EUTAWVILLE -- The 8th annual South Carolina Heritage and Humanities Festival will be a special and memorable one for the Town of Eutawville, the County of Orangeburg, and the State of South Carolina. Scheduled to be held at the Eutawville Community Center at 3 p.m., Saturday, Feb. 23, 2019, the annual Festival is set to accommodate a capacity crowd at no cost. From its inception in 2012, Byron Brown, Founder of the Festival has endorsed free admissions.
“While we have had seven consecutive years of excellent success in bringing people of various backgrounds to share their gifts, their talents, their skills, their creativity and their expertise with one another in embracing unity across economic, political, religious, and racial lines, the festival continues to grow rich in diversity,” Brown said.
The festival will feature the Dr. Maya Angelou Poetry Contest. Middle and high school students from across the state will compete in the contest by performing a dramatic reading of "Still I Rise" by the poet. In this statewide competition, students will be besting it out by trying to grab the 1st-, 2nd-, and 3rd-place cash awards. Judges for the contest includes a superintendent, a retired principal, a minister, and two educators from Orangeburg, Dorchester and Colleton Counties.
Increasing diversity and promoting a multicultural society has always been an aim for the festival. In fact, of the past seven keynote speakers and to include this year’s speaker, the festival would have showcased two white keynote speakers, a county official — Mr. Johnny Wright, Orangeburg County Sheriff Leroy Ravenell, a Christian minister from Saluda, a female—the granddaughter of South Carolina legendary Dr. Mary McLeod Bethune, and a former Los Angeles Rams football player — Dr. Darius McCarthy.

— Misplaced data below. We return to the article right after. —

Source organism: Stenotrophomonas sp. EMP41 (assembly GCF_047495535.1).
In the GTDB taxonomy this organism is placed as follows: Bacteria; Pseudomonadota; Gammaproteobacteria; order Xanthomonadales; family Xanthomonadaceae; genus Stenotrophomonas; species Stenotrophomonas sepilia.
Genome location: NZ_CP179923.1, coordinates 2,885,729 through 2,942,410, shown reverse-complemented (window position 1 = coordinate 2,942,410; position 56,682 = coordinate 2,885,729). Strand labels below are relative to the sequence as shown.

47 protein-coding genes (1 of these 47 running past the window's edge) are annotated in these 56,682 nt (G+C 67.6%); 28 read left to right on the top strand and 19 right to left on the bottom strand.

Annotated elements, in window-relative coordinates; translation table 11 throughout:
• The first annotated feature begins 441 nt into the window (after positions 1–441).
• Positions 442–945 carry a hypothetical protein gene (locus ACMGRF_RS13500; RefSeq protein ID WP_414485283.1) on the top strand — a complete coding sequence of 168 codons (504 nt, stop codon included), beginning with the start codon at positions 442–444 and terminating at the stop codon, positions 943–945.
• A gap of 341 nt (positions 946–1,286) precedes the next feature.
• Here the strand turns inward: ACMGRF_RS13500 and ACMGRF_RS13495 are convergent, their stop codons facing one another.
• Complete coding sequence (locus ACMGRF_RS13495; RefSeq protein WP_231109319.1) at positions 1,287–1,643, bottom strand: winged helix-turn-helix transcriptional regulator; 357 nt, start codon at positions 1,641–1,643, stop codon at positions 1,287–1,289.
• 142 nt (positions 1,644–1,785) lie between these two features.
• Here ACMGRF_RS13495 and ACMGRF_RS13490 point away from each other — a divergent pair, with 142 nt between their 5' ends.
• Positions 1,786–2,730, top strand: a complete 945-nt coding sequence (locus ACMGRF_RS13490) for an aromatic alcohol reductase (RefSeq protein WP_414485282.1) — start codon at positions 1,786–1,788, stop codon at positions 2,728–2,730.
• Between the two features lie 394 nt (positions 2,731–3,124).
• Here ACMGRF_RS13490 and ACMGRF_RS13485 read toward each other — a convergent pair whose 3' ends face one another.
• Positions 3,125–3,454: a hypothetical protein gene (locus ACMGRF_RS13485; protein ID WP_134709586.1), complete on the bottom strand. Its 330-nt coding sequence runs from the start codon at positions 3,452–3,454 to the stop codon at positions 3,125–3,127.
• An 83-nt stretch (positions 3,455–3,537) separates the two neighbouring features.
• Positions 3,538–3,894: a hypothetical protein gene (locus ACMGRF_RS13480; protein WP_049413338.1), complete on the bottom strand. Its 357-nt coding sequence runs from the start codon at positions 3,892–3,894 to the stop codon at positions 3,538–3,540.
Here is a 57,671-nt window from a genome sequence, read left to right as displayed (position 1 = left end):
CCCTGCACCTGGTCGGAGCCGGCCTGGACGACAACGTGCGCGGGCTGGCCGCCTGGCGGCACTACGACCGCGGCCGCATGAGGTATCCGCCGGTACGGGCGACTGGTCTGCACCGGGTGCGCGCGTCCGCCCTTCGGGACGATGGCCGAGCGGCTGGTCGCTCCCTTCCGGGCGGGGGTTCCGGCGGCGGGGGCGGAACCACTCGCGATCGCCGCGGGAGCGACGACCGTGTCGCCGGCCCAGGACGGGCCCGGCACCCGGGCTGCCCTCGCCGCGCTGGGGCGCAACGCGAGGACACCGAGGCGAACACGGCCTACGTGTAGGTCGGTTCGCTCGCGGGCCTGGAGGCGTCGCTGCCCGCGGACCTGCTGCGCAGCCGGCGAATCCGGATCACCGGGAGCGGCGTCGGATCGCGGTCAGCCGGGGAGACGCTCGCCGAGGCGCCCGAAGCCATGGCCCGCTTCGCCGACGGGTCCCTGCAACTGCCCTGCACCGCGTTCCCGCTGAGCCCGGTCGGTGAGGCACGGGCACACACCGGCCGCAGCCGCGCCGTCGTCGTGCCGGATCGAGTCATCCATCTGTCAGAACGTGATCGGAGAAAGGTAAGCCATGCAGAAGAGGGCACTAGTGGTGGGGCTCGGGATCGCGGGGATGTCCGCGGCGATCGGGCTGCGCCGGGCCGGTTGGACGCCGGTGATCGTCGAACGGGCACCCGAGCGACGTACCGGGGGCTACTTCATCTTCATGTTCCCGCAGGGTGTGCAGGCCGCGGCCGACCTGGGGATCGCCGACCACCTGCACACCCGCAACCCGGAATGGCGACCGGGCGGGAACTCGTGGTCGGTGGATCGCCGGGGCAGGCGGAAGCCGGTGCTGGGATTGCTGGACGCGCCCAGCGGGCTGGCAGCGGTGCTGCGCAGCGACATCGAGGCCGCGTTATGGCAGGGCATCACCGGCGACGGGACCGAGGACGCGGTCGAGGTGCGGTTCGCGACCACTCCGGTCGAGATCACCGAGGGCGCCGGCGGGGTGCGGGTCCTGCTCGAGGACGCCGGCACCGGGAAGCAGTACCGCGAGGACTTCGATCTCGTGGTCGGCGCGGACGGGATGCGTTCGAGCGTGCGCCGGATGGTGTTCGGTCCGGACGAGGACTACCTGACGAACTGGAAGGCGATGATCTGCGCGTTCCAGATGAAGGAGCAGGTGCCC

Dr. Richard Woolf, a native of Mesa, Arizona has been selected to deliver this year’s keynote address. Woolf is the United States’ Vice President of Professional Standards for the Federation of State Board of Physical Therapy.
“In closing the gap of racial divides, it is a wonderful gesture to have a white Republican from Arizona and a primarily group of African-American Democrats from South Carolina to sit under one roof and celebrate the successes of all people," Brown said. "This notion is in perfect alignment with Dr. Martin Luther King, Jr’s dream of everyone sitting down together and fellowshipping at the table of brotherhood/sisterhood.”
Governor Henry McMaster echoes this sentiment to the Festival attendees in his welcome letter: “Our state, and our nation, boast an extraordinarily diverse range of cultures thanks to the countless individuals who left their homes for a new life in a distant locale. Through open communication, native traditions have been shared and, with genuine acceptance, assimilated in our daily lives.”